Nålbinding, Part 2 – Getting Started

As I mentioned in a recent post, when I learned that Kate Martinson taught workshops in nålbinding at Vesterheim Norwegian-American Museum in Decorah, Iowa, I signed right up.

When the class began, I quickly learned that the trickiest part is getting started. Projects begin with a chain of stitches, and creating those first few stitches took some practice. Kate prepared a little started piece for each student so we could learn the basic stitch before having to start from scratch.

Kate demonstrating the basic stitch.

Kate demonstrating the basic stitch.

Here’s my first attempt at a chain. After a couple of mistakes (toward the right) I started getting the hang of it.

Kate brought a variety of nålbinding needles to class so we could experiment. She encouraged us to find just the right one, based on how it felt in our hands.

Examples of Nålbinding needles.  Kate urged us to try different kinds, and choose one that felt good in our hand.

Examples of Nålbinding needles.

Everyone made a small pouch for their first project. These let us try increasing and decreasing, and changing colors.

Nalbinding

Nalbinding

Once a project is completed, the next step is fulling. (Felting refers to manipulating raw fibers; fulling refers to manipulating fibers that have been spun, knit, crocheted, woven, etc.) The creator can decide whether to full their piece, and how much to full it.

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Here Kate is using a fulling board–similar to an old-fashioned scrub board–to help individual wool fibers catch with their neighbors.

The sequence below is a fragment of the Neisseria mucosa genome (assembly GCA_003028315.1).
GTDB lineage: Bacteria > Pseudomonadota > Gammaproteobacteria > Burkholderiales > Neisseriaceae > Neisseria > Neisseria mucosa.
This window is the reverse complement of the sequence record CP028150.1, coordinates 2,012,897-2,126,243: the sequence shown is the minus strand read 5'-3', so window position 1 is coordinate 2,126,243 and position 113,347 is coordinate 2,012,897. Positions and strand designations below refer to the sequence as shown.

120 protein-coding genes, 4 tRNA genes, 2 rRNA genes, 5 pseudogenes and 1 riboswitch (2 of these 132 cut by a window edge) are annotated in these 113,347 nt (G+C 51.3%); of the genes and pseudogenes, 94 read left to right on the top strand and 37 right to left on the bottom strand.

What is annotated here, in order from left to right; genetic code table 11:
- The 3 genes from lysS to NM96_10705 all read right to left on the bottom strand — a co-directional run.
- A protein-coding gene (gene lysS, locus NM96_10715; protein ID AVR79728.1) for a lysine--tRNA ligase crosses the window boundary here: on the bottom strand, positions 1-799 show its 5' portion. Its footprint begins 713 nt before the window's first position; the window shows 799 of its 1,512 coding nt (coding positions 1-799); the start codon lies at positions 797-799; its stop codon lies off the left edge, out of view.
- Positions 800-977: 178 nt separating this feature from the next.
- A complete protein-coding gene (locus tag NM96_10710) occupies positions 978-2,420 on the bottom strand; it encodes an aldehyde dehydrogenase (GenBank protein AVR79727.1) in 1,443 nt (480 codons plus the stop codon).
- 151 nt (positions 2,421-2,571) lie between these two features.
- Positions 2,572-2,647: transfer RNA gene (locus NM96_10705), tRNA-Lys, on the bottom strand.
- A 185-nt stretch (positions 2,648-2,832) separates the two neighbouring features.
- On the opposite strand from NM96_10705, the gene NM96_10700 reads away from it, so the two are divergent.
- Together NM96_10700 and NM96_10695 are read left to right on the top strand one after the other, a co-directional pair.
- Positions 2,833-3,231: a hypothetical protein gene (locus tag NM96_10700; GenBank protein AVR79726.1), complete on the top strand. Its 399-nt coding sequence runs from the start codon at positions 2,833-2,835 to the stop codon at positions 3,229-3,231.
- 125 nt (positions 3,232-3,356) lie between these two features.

Agitating

My pouch is in the bototm of this tub.  A simple potato masher helps with the agitation.

The next three photos show the procession. First, the completed pouch before any fulling.

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The individual stitches and overall stitch pattern are clearly visible.

Next, the piece in the middle of the fulling process.

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The wet fibers are easy to stretch at this point.

The wet piece is blocked and left to dry.

The pouch after it dried, with button ready to be sewn into place. I could have chosen to start the fulling process all over again, but I wanted to leave some of the stitching pattern visible.

After we made our pouches, each student began planning a project of his or her choice. Kate made sure we had a good grounding in all the fundamentals, such as yarn selection. (And we took a field trip to the wonderful yarn store, Blue Heron Knittery, down the street. )

Kate discussing types of fibers that do--and don't--work well for Nålbinding .

Kate discussing types of fibers that do—and don’t—work well for nålbinding .

She also brought lots of her own projects for inspiration.

Scarves, mittens, hats…

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mitts…

and bags.

The class was informative; it was also great fun. Kate reminded anyone who got frustrated about making a mistake (that would be me) that historically, women were working toward practicality and functionality, not perfection. And she would know—she’s studied nålbinding for years, and has even taught classes in Scandinavia.

In addition, it’s special to take a class at a world-class museum where original artifacts also provide inspiration.

Kate is offering her nålbinding workshop again this summer. I highly recommend it! For more information, visit the Vesterheim website.

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4 Responses to “Nålbinding, Part 2 – Getting Started”

  1. Labyrinth-Living Says:

    I love hearing about all the new things you learn. and I love Vesterheim!

  2. Meg Says:

    Oh, I wish I could do that! I covet that bag in the last photo, and it looks like a fun process.

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